Using MediaPipe to Create Cross Platform Machine Learning Applications with React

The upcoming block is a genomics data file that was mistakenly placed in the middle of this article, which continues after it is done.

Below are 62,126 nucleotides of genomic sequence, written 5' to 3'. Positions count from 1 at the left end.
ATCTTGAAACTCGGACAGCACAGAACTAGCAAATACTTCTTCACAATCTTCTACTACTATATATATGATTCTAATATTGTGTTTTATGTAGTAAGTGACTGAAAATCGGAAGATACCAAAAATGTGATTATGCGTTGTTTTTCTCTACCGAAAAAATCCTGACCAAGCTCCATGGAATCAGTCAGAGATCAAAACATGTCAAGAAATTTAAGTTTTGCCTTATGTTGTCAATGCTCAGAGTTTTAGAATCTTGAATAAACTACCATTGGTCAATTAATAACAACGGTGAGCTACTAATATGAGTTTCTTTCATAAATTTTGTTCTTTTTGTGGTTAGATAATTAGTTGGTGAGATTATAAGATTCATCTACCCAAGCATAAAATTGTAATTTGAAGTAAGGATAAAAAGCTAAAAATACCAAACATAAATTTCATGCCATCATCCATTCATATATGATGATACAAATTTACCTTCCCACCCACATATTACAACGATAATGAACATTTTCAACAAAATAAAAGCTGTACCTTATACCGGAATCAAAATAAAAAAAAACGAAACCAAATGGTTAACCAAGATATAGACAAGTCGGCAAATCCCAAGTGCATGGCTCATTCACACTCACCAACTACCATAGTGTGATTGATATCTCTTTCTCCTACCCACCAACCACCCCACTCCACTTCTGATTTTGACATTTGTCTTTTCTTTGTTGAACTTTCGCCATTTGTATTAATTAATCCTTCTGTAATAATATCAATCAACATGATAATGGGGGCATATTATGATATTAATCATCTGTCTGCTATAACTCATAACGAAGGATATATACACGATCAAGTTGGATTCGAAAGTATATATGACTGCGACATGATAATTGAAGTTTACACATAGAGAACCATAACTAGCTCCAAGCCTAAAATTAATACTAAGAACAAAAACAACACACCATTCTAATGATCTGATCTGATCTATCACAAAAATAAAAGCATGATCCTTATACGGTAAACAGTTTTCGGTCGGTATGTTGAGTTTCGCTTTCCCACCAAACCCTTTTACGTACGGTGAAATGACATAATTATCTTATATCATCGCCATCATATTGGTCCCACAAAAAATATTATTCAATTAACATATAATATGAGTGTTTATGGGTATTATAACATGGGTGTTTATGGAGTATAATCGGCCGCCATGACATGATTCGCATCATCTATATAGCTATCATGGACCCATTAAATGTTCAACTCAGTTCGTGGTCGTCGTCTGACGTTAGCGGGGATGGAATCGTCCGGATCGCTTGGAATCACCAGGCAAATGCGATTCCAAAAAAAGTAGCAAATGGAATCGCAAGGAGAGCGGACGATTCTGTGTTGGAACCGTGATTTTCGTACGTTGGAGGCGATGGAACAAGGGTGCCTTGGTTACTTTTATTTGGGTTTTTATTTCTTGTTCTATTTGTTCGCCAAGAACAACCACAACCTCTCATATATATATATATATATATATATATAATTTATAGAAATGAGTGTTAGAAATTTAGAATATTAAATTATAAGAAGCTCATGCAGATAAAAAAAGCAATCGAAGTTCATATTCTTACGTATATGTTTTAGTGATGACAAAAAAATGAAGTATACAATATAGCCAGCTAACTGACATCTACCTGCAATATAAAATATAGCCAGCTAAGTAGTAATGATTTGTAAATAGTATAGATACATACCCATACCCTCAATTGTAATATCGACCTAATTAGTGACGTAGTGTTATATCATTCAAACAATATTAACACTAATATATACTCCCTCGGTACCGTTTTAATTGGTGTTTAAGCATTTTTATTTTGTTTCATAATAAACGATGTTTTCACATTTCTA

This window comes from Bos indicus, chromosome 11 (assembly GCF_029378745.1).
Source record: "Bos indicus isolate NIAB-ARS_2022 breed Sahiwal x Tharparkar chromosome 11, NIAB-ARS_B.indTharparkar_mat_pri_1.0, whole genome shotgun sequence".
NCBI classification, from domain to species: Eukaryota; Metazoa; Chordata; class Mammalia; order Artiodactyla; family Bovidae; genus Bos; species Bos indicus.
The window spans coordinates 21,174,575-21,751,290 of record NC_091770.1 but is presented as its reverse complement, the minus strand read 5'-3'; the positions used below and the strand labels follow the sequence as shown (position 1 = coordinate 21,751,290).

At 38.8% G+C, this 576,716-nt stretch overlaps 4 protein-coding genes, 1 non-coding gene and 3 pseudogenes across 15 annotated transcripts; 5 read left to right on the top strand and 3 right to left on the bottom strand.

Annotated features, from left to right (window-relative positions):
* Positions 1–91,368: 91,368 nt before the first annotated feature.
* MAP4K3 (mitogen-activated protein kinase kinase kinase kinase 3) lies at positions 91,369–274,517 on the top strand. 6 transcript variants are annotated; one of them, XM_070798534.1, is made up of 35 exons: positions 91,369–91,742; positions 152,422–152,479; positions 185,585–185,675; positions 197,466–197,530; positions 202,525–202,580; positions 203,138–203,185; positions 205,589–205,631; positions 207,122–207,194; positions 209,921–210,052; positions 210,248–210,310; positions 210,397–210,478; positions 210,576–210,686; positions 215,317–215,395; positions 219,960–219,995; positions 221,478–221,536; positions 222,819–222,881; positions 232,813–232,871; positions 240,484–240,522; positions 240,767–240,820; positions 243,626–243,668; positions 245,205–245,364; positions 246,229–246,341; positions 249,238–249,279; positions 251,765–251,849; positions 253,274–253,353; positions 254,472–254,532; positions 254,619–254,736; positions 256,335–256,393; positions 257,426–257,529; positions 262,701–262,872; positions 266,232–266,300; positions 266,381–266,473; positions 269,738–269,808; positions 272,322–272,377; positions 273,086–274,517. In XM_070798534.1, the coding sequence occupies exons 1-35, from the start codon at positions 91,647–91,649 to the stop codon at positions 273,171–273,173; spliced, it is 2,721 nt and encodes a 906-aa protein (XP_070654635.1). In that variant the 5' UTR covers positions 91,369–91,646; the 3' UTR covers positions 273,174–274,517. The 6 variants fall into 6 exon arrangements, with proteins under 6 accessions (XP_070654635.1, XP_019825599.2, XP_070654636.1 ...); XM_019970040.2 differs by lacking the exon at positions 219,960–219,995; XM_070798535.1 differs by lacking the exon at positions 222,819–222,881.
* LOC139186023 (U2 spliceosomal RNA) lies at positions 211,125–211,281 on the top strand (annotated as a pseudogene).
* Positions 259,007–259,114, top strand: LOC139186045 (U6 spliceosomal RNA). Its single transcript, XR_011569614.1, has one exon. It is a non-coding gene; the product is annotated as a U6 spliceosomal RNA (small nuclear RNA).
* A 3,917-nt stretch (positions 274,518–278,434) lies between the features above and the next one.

This talk gives an introduction about MediaPipe which is an open source Machine Learning Solutions that allows running machine learning models on low powered devices and helps integrate the models with mobile applications. It gives these creative professionals a lot of dynamic tools and utilizes Machine learning in a really easy way to create powerful and intuitive applications without having much / no knowledge of machine learning beforehand. So we can see how MediaPipe can be integrated with React. Giving easy access to include machine learning use cases to build web applications with React.